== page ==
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UAE On Rim Brakes

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UAE On Rim Brakes

Old 07-14-21, 11:41 AM
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colnago62
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UAE On Rim Brakes

UAE chose rim brake bikes for today’s stage in the Tour. One of the descents is the one that Sagan crashed on in 2018. A very technical drop, which makes their choice interesting. The team must feel the slightly lighter bike outweighs the advantage discs have over rims in braking. My next frame is going to be a rim brake only because it is a warranty replacement and Trek won’t replace it with the disc frame. Of course, all those guys descend better than I do so it is probably less critical.
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Old 07-14-21, 12:13 PM
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Originally Posted by colnago62 View Post
My next frame is going to be a rim brake only because it is a warranty replacement and Trek won’t replace it with the disc frame. Of course, all those guys descend better than I do so it is probably less critical.
Wouldn't you have to then buy a new groupset for disc brakes if they gave you a disc frame?
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Old 07-14-21, 12:21 PM
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Originally Posted by GlennR View Post
Wouldn't you have to then buy a new groupset for disc brakes if they gave you a disc frame?
No. Levers and rotors
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Old 07-14-21, 12:38 PM
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If there's a big difference in feel/performance between the two, I would think going back and between systems would be more of a concern than using one or the other. I guess it's not a problem.
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Old 07-14-21, 12:40 PM
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Got a screen cap?

A more general question: when pro teams run rim brakes, do they pair them with wheels that have aluminum rim tracks?
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Old 07-14-21, 12:54 PM
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The UCI weight min of 6.8kg on bikes means that there is no weight penalty at the pro level. You can easily get disc bikes below that limit...

Last edited by yarbrough462; 07-25-21 at 08:43 PM.
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Old 07-14-21, 12:59 PM
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Originally Posted by MinnMan View Post
Got a screen cap?

A more general question: when pro teams run rim brakes, do they pair them with wheels that have aluminum rim tracks?
https://www.letour.fr/en/stage-17/image-gallery
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Old 07-14-21, 01:16 PM
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Thanks. Looks like the answer to my question is "no"



I wonder if it's different in the rain.
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Old 07-14-21, 02:51 PM
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I have two disc brake frames with Campy 160mm rotors and Juin-Tech GT four piston calipers that are operated by rim brake force axs levers. Works great.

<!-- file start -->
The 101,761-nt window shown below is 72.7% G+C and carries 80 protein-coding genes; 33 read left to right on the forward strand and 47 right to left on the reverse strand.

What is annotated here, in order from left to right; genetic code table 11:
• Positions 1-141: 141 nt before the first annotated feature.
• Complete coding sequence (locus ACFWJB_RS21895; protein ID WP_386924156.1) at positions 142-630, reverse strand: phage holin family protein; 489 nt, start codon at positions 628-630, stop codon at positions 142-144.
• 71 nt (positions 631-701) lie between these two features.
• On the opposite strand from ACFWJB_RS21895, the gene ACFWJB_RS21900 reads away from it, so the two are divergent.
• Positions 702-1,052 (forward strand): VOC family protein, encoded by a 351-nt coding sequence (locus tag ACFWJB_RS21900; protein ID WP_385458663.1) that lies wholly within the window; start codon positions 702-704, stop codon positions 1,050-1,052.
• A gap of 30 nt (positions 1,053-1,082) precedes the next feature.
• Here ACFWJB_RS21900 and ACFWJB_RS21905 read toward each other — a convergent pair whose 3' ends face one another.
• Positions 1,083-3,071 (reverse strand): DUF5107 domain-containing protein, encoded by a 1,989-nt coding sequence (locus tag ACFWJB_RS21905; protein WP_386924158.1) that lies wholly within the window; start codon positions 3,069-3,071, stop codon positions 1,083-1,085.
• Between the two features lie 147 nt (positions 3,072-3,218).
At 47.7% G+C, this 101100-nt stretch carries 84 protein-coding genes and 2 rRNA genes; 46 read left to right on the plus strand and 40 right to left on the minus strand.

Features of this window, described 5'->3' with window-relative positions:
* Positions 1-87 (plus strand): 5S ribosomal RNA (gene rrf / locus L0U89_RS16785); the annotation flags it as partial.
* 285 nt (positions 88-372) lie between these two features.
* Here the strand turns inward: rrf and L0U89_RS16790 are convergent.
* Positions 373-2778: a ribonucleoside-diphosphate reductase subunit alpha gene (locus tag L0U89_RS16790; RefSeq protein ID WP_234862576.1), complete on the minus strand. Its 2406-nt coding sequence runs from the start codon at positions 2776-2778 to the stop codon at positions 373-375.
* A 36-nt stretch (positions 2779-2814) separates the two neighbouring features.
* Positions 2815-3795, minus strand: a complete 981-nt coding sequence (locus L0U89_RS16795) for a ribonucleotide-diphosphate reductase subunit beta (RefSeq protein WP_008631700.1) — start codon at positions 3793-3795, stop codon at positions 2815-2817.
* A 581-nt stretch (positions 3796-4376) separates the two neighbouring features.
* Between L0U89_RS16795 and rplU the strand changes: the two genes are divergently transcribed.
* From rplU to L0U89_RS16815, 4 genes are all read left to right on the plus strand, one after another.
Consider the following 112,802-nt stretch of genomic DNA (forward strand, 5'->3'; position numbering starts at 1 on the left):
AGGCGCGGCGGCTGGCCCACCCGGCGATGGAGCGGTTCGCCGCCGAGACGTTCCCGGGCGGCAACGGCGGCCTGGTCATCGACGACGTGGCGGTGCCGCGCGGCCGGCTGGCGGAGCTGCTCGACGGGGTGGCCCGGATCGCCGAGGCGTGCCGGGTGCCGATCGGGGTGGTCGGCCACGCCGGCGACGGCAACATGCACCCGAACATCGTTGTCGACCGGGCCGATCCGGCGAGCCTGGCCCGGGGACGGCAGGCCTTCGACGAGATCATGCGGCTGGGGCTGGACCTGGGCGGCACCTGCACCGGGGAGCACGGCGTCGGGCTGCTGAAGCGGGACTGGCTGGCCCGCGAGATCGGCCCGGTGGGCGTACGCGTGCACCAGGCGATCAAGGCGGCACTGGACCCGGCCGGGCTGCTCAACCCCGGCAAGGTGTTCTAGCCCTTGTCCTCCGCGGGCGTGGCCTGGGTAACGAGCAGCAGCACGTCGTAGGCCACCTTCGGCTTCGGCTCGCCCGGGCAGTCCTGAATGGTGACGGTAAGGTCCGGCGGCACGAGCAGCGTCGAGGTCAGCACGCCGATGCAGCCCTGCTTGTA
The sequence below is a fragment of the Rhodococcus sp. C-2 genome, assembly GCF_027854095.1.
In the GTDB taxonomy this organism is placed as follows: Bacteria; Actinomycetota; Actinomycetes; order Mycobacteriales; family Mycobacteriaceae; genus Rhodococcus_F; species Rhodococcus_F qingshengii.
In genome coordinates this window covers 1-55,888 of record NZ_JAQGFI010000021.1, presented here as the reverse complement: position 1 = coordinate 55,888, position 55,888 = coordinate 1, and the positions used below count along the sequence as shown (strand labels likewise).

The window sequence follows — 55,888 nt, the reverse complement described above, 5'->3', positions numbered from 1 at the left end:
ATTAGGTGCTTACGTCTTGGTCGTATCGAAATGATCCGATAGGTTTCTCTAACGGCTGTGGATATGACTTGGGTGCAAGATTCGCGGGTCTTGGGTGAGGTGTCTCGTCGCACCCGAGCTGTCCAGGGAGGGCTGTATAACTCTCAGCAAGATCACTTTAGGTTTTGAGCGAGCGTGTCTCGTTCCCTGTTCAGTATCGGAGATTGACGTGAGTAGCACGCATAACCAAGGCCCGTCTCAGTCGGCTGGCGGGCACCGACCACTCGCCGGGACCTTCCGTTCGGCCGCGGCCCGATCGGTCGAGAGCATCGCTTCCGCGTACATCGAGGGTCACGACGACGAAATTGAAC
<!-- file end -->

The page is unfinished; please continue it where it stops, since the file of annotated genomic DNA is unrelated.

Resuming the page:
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Old 07-14-21, 02:59 PM
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Originally Posted by yarbrough462 View Post
The UCI weight max of 6.8kg on bikes means that there is no weight penalty at the pro level. You can easily get disc bikes below that limit...
Are you sure about that?
Examples of such bikes?
Also Pro's use fairly regular components for reliability and sponsorship reasons. So they are not weight weenie builds.
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Old 07-14-21, 03:10 PM
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Originally Posted by Dean V View Post
Are you sure about that?
Examples of such bikes?
Also Pro's use fairly regular components for reliability and sponsorship reasons. So they are not weight weenie builds.
The UCI has a minimum weight cap. Bikes can’t be lighter than a certain weight.
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Old 07-14-21, 03:12 PM
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Originally Posted by Dean V View Post
Are you sure about that?
Examples of such bikes?
Also Pro's use fairly regular components for reliability and sponsorship reasons. So they are not weight weenie builds.
Several of the bikes here qualify.
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Old 07-14-21, 03:14 PM
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My guess is that the team felt this was a critical stage and wanted to be able to have the riders be able to give Pogacar a wheel if needed. It is much faster with quick release wheels than disc wheels.
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Old 07-14-21, 03:37 PM
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Originally Posted by Dean V View Post
Are you sure about that?
Examples of such bikes?
Also Pro's use fairly regular components for reliability and sponsorship reasons. So they are not weight weenie builds.
Here is an off the shelf Trek that is under the UCI limit...

https://www.trekbikes.com/nlelectra/...e=bluedark_red